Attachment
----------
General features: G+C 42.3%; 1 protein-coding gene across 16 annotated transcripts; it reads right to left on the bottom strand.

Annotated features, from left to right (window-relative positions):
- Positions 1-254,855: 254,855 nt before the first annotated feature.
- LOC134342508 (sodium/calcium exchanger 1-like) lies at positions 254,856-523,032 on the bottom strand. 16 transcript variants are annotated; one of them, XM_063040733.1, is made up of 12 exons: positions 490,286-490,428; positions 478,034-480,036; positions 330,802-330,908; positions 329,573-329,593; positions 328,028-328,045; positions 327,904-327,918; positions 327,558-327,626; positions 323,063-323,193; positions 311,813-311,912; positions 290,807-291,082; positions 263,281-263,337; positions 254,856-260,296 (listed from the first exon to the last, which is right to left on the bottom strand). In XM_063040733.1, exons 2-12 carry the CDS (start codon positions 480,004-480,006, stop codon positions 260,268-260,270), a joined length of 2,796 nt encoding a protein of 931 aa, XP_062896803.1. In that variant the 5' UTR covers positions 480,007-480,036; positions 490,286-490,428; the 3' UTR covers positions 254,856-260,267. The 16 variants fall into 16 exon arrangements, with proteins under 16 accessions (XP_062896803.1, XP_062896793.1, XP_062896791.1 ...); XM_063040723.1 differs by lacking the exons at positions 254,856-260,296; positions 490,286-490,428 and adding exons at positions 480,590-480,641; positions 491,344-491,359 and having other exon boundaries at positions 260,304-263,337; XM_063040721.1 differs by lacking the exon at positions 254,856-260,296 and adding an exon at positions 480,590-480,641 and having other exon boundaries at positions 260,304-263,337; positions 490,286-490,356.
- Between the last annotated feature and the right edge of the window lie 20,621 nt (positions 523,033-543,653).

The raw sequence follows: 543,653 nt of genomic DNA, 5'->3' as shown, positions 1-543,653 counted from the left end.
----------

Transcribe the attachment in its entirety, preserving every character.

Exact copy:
General features: G+C 42.3%; 1 protein-coding gene across 16 annotated transcripts; it reads right to left on the bottom strand.

Annotated features, from left to right (window-relative positions):
- Positions 1-254,855: 254,855 nt before the first annotated feature.
- LOC134342508 (sodium/calcium exchanger 1-like) lies at positions 254,856-523,032 on the bottom strand. 16 transcript variants are annotated; one of them, XM_063040733.1, is made up of 12 exons: positions 490,286-490,428; positions 478,034-480,036; positions 330,802-330,908; positions 329,573-329,593; positions 328,028-328,045; positions 327,904-327,918; positions 327,558-327,626; positions 323,063-323,193; positions 311,813-311,912; positions 290,807-291,082; positions 263,281-263,337; positions 254,856-260,296 (listed from the first exon to the last, which is right to left on the bottom strand). In XM_063040733.1, exons 2-12 carry the CDS (start codon positions 480,004-480,006, stop codon positions 260,268-260,270), a joined length of 2,796 nt encoding a protein of 931 aa, XP_062896803.1. In that variant the 5' UTR covers positions 480,007-480,036; positions 490,286-490,428; the 3' UTR covers positions 254,856-260,267. The 16 variants fall into 16 exon arrangements, with proteins under 16 accessions (XP_062896803.1, XP_062896793.1, XP_062896791.1 ...); XM_063040723.1 differs by lacking the exons at positions 254,856-260,296; positions 490,286-490,428 and adding exons at positions 480,590-480,641; positions 491,344-491,359 and having other exon boundaries at positions 260,304-263,337; XM_063040721.1 differs by lacking the exon at positions 254,856-260,296 and adding an exon at positions 480,590-480,641 and having other exon boundaries at positions 260,304-263,337; positions 490,286-490,356.
- Between the last annotated feature and the right edge of the window lie 20,621 nt (positions 523,033-543,653).

The raw sequence follows: 543,653 nt of genomic DNA, 5'->3' as shown, positions 1-543,653 counted from the left end.